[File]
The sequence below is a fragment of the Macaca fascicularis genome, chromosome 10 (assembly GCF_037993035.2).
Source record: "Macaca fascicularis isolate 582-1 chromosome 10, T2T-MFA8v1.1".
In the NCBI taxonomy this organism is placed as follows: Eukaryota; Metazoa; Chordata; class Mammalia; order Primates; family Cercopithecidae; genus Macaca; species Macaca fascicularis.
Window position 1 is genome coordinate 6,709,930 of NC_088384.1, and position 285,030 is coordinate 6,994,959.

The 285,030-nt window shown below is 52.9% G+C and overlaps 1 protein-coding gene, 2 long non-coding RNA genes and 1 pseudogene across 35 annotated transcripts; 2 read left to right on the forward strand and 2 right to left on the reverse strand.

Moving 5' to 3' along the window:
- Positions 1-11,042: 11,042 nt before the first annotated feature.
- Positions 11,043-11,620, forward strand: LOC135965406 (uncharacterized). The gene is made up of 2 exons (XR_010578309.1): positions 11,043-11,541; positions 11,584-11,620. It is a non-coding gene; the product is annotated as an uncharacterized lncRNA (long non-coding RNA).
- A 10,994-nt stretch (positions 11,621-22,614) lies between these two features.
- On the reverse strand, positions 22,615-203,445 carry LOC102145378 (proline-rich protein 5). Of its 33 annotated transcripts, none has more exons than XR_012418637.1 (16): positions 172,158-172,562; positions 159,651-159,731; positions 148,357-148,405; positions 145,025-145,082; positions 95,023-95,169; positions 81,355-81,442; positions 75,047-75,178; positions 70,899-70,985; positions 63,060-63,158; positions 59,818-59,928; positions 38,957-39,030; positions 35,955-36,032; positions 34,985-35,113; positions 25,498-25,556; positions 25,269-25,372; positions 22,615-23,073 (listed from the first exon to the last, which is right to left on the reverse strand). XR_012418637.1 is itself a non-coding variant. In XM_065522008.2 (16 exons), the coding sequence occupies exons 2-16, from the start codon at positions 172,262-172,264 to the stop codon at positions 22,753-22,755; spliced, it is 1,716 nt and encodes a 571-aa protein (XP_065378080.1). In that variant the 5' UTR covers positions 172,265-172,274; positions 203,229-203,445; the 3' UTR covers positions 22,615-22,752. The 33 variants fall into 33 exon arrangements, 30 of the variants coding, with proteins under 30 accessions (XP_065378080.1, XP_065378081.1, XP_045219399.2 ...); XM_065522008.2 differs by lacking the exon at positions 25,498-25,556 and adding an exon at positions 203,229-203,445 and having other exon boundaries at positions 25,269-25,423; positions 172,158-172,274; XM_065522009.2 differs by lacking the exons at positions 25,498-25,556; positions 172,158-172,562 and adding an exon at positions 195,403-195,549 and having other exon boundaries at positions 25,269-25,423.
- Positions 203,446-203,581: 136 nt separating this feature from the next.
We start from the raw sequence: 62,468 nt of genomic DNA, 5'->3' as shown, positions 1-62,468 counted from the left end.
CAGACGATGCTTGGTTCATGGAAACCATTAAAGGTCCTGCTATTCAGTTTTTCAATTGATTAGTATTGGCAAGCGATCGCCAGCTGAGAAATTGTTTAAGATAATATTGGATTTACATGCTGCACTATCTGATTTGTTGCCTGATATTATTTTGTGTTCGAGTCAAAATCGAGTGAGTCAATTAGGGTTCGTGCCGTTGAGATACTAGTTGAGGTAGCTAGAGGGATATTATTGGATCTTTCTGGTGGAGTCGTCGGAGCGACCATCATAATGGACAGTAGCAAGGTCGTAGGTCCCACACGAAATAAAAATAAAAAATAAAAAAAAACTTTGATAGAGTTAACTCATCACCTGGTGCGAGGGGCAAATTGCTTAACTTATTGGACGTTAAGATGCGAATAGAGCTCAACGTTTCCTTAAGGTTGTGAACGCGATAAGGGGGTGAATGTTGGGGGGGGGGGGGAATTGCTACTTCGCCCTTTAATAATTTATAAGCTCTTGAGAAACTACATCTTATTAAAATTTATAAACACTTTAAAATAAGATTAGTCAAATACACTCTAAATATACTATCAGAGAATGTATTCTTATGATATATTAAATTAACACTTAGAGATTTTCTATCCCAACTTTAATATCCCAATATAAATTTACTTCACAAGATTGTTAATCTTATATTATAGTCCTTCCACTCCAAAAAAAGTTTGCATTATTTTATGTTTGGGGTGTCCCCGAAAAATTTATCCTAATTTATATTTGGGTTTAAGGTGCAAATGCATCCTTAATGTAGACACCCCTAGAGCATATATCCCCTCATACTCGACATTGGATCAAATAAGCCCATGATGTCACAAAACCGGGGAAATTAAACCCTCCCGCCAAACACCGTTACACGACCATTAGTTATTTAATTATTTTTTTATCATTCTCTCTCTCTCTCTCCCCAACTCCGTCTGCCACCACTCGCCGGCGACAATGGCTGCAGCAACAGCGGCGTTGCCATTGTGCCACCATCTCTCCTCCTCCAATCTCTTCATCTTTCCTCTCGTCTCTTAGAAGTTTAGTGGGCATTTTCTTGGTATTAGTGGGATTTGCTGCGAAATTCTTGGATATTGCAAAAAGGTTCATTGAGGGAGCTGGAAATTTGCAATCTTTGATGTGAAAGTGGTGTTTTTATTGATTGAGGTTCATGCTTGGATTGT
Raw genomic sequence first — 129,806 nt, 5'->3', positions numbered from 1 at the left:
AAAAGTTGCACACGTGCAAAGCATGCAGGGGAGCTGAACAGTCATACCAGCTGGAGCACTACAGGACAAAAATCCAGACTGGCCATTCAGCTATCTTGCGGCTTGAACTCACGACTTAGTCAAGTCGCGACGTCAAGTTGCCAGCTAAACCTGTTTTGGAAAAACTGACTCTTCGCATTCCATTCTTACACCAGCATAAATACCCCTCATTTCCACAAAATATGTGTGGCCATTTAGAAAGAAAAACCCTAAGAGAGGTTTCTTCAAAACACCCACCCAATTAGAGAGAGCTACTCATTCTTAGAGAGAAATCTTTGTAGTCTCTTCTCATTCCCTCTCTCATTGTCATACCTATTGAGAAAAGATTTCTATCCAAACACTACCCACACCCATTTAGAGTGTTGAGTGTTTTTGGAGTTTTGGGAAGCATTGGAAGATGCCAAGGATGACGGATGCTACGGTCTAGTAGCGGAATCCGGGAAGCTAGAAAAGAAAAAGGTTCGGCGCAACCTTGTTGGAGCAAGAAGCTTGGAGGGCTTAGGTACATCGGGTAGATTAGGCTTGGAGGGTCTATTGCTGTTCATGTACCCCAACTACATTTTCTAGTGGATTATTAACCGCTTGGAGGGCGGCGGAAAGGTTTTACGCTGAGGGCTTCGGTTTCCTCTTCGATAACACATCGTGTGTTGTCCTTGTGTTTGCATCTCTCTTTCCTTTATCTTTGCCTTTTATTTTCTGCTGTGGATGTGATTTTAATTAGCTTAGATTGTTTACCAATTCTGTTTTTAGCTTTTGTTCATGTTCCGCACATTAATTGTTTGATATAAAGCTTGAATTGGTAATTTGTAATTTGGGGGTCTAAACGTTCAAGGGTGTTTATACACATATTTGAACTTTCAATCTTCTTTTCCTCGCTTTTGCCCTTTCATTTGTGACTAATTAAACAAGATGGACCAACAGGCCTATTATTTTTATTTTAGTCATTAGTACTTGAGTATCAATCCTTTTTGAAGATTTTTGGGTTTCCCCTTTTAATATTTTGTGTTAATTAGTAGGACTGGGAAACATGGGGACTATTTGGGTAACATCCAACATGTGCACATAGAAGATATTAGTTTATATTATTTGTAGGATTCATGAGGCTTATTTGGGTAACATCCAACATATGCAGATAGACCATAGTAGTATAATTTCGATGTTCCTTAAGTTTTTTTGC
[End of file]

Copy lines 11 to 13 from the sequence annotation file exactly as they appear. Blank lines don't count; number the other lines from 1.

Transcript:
- Positions 203,446-203,581: 136 nt separating this feature from the next.
We start from the raw sequence: 62,468 nt of genomic DNA, 5'->3' as shown, positions 1-62,468 counted from the left end.
CAGACGATGCTTGGTTCATGGAAACCATTAAAGGTCCTGCTATTCAGTTTTTCAATTGATTAGTATTGGCAAGCGATCGCCAGCTGAGAAATTGTTTAAGATAATATTGGATTTACATGCTGCACTATCTGATTTGTTGCCTGATATTATTTTGTGTTCGAGTCAAAATCGAGTGAGTCAATTAGGGTTCGTGCCGTTGAGATACTAGTTGAGGTAGCTAGAGGGATATTATTGGATCTTTCTGGTGGAGTCGTCGGAGCGACCATCATAATGGACAGTAGCAAGGTCGTAGGTCCCACACGAAATAAAAATAAAAAATAAAAAAAAACTTTGATAGAGTTAACTCATCACCTGGTGCGAGGGGCAAATTGCTTAACTTATTGGACGTTAAGATGCGAATAGAGCTCAACGTTTCCTTAAGGTTGTGAACGCGATAAGGGGGTGAATGTTGGGGGGGGGGGGGAATTGCTACTTCGCCCTTTAATAATTTATAAGCTCTTGAGAAACTACATCTTATTAAAATTTATAAACACTTTAAAATAAGATTAGTCAAATACACTCTAAATATACTATCAGAGAATGTATTCTTATGATATATTAAATTAACACTTAGAGATTTTCTATCCCAACTTTAATATCCCAATATAAATTTACTTCACAAGATTGTTAATCTTATATTATAGTCCTTCCACTCCAAAAAAAGTTTGCATTATTTTATGTTTGGGGTGTCCCCGAAAAATTTATCCTAATTTATATTTGGGTTTAAGGTGCAAATGCATCCTTAATGTAGACACCCCTAGAGCATATATCCCCTCATACTCGACATTGGATCAAATAAGCCCATGATGTCACAAAACCGGGGAAATTAAACCCTCCCGCCAAACACCGTTACACGACCATTAGTTATTTAATTATTTTTTTATCATTCTCTCTCTCTCTCTCCCCAACTCCGTCTGCCACCACTCGCCGGCGACAATGGCTGCAGCAACAGCGGCGTTGCCATTGTGCCACCATCTCTCCTCCTCCAATCTCTTCATCTTTCCTCTCGTCTCTTAGAAGTTTAGTGGGCATTTTCTTGGTATTAGTGGGATTTGCTGCGAAATTCTTGGATATTGCAAAAAGGTTCATTGAGGGAGCTGGAAATTTGCAATCTTTGATGTGAAAGTGGTGTTTTTATTGATTGAGGTTCATGCTTGGATTGT